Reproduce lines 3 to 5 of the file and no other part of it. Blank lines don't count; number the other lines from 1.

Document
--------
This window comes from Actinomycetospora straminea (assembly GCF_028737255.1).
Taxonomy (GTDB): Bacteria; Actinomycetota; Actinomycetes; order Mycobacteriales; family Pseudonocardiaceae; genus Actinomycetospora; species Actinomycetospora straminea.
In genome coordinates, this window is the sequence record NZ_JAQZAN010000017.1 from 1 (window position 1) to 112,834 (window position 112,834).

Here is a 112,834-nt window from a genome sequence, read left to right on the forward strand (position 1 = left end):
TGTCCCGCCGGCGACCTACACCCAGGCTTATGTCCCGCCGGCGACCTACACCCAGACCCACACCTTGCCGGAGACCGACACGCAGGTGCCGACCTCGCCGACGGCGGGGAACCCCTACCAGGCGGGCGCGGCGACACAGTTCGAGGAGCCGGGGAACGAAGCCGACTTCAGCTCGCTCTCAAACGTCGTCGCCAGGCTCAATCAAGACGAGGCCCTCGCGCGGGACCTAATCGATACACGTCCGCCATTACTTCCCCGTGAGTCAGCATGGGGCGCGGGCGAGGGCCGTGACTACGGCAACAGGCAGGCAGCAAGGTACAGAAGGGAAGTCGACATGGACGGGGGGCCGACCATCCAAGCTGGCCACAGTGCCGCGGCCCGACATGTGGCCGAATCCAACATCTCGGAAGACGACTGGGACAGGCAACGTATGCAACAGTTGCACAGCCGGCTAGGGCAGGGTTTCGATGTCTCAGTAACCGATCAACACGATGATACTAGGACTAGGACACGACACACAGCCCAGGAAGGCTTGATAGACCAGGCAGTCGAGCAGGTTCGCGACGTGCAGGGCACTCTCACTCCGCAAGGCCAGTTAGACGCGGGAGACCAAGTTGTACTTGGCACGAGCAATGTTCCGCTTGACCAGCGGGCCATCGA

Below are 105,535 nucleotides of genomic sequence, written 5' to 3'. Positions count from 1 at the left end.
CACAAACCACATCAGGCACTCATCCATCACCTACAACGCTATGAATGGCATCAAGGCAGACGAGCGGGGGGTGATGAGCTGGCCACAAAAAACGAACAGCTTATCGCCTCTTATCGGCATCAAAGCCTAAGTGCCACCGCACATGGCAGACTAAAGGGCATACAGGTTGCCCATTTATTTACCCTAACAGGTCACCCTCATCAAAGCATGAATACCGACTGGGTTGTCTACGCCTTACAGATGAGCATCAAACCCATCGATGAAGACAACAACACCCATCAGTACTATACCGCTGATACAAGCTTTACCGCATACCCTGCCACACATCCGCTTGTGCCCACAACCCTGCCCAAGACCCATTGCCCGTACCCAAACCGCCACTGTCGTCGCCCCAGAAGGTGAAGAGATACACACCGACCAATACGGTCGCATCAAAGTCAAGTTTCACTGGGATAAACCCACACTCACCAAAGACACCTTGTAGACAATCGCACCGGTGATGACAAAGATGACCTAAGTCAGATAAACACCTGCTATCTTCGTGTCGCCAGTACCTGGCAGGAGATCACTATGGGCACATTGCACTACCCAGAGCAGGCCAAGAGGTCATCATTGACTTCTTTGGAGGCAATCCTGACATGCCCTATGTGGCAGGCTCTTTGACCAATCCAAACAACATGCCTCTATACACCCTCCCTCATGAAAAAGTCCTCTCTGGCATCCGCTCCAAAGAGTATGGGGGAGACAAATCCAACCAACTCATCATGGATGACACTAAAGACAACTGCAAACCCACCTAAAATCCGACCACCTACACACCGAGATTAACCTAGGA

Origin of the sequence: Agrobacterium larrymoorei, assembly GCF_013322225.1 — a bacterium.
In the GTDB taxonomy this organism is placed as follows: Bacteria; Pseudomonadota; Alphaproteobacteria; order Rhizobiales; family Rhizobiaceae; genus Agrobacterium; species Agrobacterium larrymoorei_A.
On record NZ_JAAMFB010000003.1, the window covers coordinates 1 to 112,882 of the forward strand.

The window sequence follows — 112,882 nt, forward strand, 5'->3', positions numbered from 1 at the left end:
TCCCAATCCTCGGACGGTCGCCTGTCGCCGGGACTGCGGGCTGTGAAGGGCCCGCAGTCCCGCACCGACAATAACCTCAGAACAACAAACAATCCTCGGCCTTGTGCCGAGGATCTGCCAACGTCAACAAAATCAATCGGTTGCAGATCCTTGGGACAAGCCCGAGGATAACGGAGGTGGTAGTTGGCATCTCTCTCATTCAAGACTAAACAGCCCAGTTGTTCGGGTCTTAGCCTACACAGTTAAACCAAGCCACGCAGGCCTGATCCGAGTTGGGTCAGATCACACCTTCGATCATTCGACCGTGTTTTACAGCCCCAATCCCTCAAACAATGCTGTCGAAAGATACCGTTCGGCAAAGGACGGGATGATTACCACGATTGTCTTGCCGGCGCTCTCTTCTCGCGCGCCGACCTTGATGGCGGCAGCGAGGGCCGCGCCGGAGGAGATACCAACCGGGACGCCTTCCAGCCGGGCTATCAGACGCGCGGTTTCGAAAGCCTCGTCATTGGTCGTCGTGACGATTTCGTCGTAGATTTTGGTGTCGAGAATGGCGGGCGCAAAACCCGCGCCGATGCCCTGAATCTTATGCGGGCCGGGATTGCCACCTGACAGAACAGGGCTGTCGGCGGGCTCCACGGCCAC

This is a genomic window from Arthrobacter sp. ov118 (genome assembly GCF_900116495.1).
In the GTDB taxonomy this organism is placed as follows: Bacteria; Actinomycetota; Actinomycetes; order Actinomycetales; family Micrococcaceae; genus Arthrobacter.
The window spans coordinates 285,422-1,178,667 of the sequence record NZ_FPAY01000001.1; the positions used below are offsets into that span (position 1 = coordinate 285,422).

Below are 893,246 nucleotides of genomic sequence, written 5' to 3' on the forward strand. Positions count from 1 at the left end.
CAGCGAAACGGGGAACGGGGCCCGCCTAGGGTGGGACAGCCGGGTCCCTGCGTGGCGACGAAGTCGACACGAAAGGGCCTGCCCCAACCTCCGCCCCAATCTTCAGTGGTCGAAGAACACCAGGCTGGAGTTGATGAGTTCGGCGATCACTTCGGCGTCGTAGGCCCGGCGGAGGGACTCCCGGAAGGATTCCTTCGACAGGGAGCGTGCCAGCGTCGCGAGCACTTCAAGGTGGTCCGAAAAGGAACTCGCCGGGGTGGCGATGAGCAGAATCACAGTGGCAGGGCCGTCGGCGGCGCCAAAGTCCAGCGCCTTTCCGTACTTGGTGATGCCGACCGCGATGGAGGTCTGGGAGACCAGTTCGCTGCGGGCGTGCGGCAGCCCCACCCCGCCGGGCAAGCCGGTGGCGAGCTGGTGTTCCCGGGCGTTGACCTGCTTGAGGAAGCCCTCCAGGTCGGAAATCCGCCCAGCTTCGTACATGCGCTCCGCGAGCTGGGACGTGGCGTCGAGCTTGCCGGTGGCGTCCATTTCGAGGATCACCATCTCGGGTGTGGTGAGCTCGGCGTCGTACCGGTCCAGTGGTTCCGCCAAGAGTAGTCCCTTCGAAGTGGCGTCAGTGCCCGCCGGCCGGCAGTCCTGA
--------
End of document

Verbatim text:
In genome coordinates, this window is the sequence record NZ_JAQZAN010000017.1 from 1 (window position 1) to 112,834 (window position 112,834).

Here is a 112,834-nt window from a genome sequence, read left to right on the forward strand (position 1 = left end):
TGTCCCGCCGGCGACCTACACCCAGGCTTATGTCCCGCCGGCGACCTACACCCAGACCCACACCTTGCCGGAGACCGACACGCAGGTGCCGACCTCGCCGACGGCGGGGAACCCCTACCAGGCGGGCGCGGCGACACAGTTCGAGGAGCCGGGGAACGAAGCCGACTTCAGCTCGCTCTCAAACGTCGTCGCCAGGCTCAATCAAGACGAGGCCCTCGCGCGGGACCTAATCGATACACGTCCGCCATTACTTCCCCGTGAGTCAGCATGGGGCGCGGGCGAGGGCCGTGACTACGGCAACAGGCAGGCAGCAAGGTACAGAAGGGAAGTCGACATGGACGGGGGGCCGACCATCCAAGCTGGCCACAGTGCCGCGGCCCGACATGTGGCCGAATCCAACATCTCGGAAGACGACTGGGACAGGCAACGTATGCAACAGTTGCACAGCCGGCTAGGGCAGGGTTTCGATGTCTCAGTAACCGATCAACACGATGATACTAGGACTAGGACACGACACACAGCCCAGGAAGGCTTGATAGACCAGGCAGTCGAGCAGGTTCGCGACGTGCAGGGCACTCTCACTCCGCAAGGCCAGTTAGACGCGGGAGACCAAGTTGTACTTGGCACGAGCAATGTTCCGCTTGACCAGCGGGCCATCGA